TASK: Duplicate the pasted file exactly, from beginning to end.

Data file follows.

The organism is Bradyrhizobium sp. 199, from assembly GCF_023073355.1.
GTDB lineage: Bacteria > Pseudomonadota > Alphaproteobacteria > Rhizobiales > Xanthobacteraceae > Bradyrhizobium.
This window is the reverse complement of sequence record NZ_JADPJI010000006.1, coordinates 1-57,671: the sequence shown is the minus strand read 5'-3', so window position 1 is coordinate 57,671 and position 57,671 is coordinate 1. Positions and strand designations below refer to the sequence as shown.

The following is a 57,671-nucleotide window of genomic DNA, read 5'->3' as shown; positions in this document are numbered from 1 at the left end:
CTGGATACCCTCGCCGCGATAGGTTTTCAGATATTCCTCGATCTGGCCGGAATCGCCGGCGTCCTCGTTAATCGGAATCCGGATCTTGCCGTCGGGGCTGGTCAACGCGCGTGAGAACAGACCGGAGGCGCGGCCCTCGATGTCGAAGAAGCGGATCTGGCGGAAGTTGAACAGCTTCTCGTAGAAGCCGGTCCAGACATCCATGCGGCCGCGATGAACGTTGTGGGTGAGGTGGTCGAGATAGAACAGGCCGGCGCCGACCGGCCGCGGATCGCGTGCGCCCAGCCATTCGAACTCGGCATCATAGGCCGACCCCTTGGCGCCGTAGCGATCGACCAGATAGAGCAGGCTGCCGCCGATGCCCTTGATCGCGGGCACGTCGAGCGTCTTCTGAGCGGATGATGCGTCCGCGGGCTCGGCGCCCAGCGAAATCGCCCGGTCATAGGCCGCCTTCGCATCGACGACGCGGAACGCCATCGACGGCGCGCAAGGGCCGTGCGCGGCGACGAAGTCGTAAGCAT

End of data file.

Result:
The organism is Bradyrhizobium sp. 199, from assembly GCF_023073355.1.
GTDB lineage: Bacteria > Pseudomonadota > Alphaproteobacteria > Rhizobiales > Xanthobacteraceae > Bradyrhizobium.
This window is the reverse complement of sequence record NZ_JADPJI010000006.1, coordinates 1-57,671: the sequence shown is the minus strand read 5'-3', so window position 1 is coordinate 57,671 and position 57,671 is coordinate 1. Positions and strand designations below refer to the sequence as shown.

The following is a 57,671-nucleotide window of genomic DNA, read 5'->3' as shown; positions in this document are numbered from 1 at the left end:
CTGGATACCCTCGCCGCGATAGGTTTTCAGATATTCCTCGATCTGGCCGGAATCGCCGGCGTCCTCGTTAATCGGAATCCGGATCTTGCCGTCGGGGCTGGTCAACGCGCGTGAGAACAGACCGGAGGCGCGGCCCTCGATGTCGAAGAAGCGGATCTGGCGGAAGTTGAACAGCTTCTCGTAGAAGCCGGTCCAGACATCCATGCGGCCGCGATGAACGTTGTGGGTGAGGTGGTCGAGATAGAACAGGCCGGCGCCGACCGGCCGCGGATCGCGTGCGCCCAGCCATTCGAACTCGGCATCATAGGCCGACCCCTTGGCGCCGTAGCGATCGACCAGATAGAGCAGGCTGCCGCCGATGCCCTTGATCGCGGGCACGTCGAGCGTCTTCTGAGCGGATGATGCGTCCGCGGGCTCGGCGCCCAGCGAAATCGCCCGGTCATAGGCCGCCTTCGCATCGACGACGCGGAACGCCATCGACGGCGCGCAAGGGCCGTGCGCGGCGACGAAGTCGTAAGCAT